Finally, I figured it out after several days have gone.It is caused by driver problem. My Gentoo is installed in my external hard-disk connected with my laptop by a USB cable.However, the USB Mass Storage Support option wasn't masked build-in when I built my kernel.Hence, it always blocked in that way.If some are in the same boat with me, and you make sure you have compiled all the referenced file system as built-in, please check if the options as follows are built-in in your kernel.

  • Device Driver-->USB Support -->USB Mass Storage Support
  • Device Driver-->USB Support -->xHCI HCD (USB 3.0) support
  • Device Driver-->USB Support --> EHCI HCD (USB 2.0) support
  • Device Driver-->USB Support --> UHCI HCD (most Intel and VIA) support

  • Device Driver-->USB Support --> Support for Host-side USB

If they don't, check it on.


Maybe it's the wrong hard drive in your grub.cfg

bios=hd1,msdos2 --hint-efi=hd1,msdos2 --hint-baremetal=ahci1,msdos2

hd1,msdos2, ahci1,msdos2 etc. would refer to the second disk. Usually it's the first hd0,msdos1 having the grub installed on /dev/sda

check this with grub-install --recheck /dev/sda

Your partitions would look like this. (boot on primary)

sudo parted -l

Disk /dev/sda: 107GB
Sector size (logical/physical): 512B/512B
Partition Table: msdos
Disk Flags: 

Number  Start   End    Size    Type      File system     Flags
 1      1049kB  103GB  103GB   primary   ext4            boot
 2      103GB   107GB  4394MB  extended
 5      103GB   107GB  4394MB  logical   linux-swap(v1)
  • &ensp;&ensp;&ensp;First of all, thanks @Michael D . I don't know what exactly the difference between ahci and hd, can you explain it more? And I have tried grub-install --recheck /dev/sda, not any charm present. Do you mean I should replace /dev/sda2 or specified UUID to hd1,msdos2? Commented Feb 7, 2017 at 12:12
  • I think the first line (from my answer) covers all cases - whether you boot via ´bios´, ´efi´, ideor ahci. AHCI stands for advanced host controller interface and is for sata hard drives which you need to set in the bios.
    – Michael D.
    Commented Feb 7, 2017 at 12:18
  • As far as I know, you don't edit the grub.cfg manually. You install grub straight to /dev/sda (or /dev/sdb?) - no numbers. update-grub or grub-mkconfig -o /boot/grub/grub.cfg "$@" generates the file for you
    – Michael D.
    Commented Feb 7, 2017 at 12:24
  • finally - here is a tutorial how to re/install/update grub. It's for ubuntu but that might work for gentoo, too. Actually you just need to boot (if you can fix it to boot), login as root and start with the grub-install line. howtoubuntu.org/…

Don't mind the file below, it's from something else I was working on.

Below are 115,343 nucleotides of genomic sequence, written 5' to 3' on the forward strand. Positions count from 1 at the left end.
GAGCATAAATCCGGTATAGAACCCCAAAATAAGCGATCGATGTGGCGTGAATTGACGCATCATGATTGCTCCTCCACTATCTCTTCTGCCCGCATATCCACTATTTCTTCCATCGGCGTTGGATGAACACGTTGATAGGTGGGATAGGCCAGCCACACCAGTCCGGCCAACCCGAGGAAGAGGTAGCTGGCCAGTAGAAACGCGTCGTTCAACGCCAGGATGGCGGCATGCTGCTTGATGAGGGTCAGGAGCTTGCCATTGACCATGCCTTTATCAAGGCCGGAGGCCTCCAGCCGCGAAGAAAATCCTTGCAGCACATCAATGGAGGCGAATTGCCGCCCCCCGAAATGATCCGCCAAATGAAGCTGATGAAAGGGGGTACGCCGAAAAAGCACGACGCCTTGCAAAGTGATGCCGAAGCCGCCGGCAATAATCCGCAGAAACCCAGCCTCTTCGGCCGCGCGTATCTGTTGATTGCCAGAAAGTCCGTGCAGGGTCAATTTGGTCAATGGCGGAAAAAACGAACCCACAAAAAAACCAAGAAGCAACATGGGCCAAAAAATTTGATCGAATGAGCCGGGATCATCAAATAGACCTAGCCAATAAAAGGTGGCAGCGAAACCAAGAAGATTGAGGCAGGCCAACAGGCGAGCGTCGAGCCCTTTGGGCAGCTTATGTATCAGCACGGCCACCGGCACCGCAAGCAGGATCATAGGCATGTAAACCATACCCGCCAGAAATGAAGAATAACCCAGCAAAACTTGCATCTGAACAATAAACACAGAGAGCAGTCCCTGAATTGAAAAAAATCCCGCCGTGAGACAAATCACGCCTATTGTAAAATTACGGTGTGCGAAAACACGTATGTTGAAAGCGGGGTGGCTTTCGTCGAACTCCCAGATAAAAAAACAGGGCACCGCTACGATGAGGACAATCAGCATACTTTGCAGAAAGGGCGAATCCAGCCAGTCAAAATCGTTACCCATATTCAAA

– Michael D.
    Commented Feb 7, 2017 at 12:26

To be honest I think the easiest way to do this is to just make a generic kernel.

I simply grab Ubuntu's kernel config, issue a make oldconfig and let genkernel --no-clean --menuconfig all do the rest.

  • Emerge the kernel as Quick Install Guide tells you to.
  • Grab the generic kernel config:
    1) Find the file you want. The most recent kernel version basically: http://kernel.ubuntu.com/~kernel-ppa/configs/
    2) wget -O /usr/src/linux/.config kernelconfigurl
  • Run make oldconfig. Just hold "Enter" if you don't know how to answer these. No, nothing bad will happen, it will default to the default answer, which is what you should pick in a generic kernel anyway.
  • Run genkernel with genkernel --no-clean --menuconfig all. In the menu you can modify things if you wish, or you can just exit. And the install will commence.
  • Generate your GRUB config with grub-mkconfig -o /boot/grub/grub.cfg

This kernel will contain almost all modules and whatnot. So everything you plug in will work. Some Unix veterans frown upon generic kernels. If you ran Ubuntu, Fedora, or basically any distribution whatsoever - you used generic kernels.

Do you want to make a minimal kernel without messing up?
No problem. After you boot this kernel, simply plug in all devices you will ever need. Once done, go into /usr/src/linux and issue make localmodconfig. Great, now you have a kernel with only the stuff you will need. Use genkernel to compile the new minimalistic version and install it the same way.

Good luck.

  • First of all, thank you for your long answer. However, I used the generic kernel option to compile my kernel, but it seems that gen kernel doesn't switch on the USB Mass Storage Support kernel option by default, even though I plugged my external USB hard disk in my computer. I think this is the crux which causes this problem. Commented Apr 14, 2017 at 12:52
  • There is no generic kernel config on Gentoo, that's why I used Ubuntu's configuration. Using make localmodconfig only works once you are on the booted machine (not chroot/livecd). ** Even though the Gentoo wiki says it should work through the LiveCD it failed for me to do so.
    – Apache
    Commented Apr 15, 2017 at 13:18

In my case, I boot a VMWare Fusion virtual machine with Gentoo. I had to set CONFIG_FUSION_SPI=Y.


For me GRUB was searching for LABEL=FUNTOO, and either entering /dev/sda3 at the prompt that the isolinux prompt or temporally editing the GRUB boot option (the real_root argument) to that worked, so the solution was to label my /dev/sda3 partition to be FUNTOO.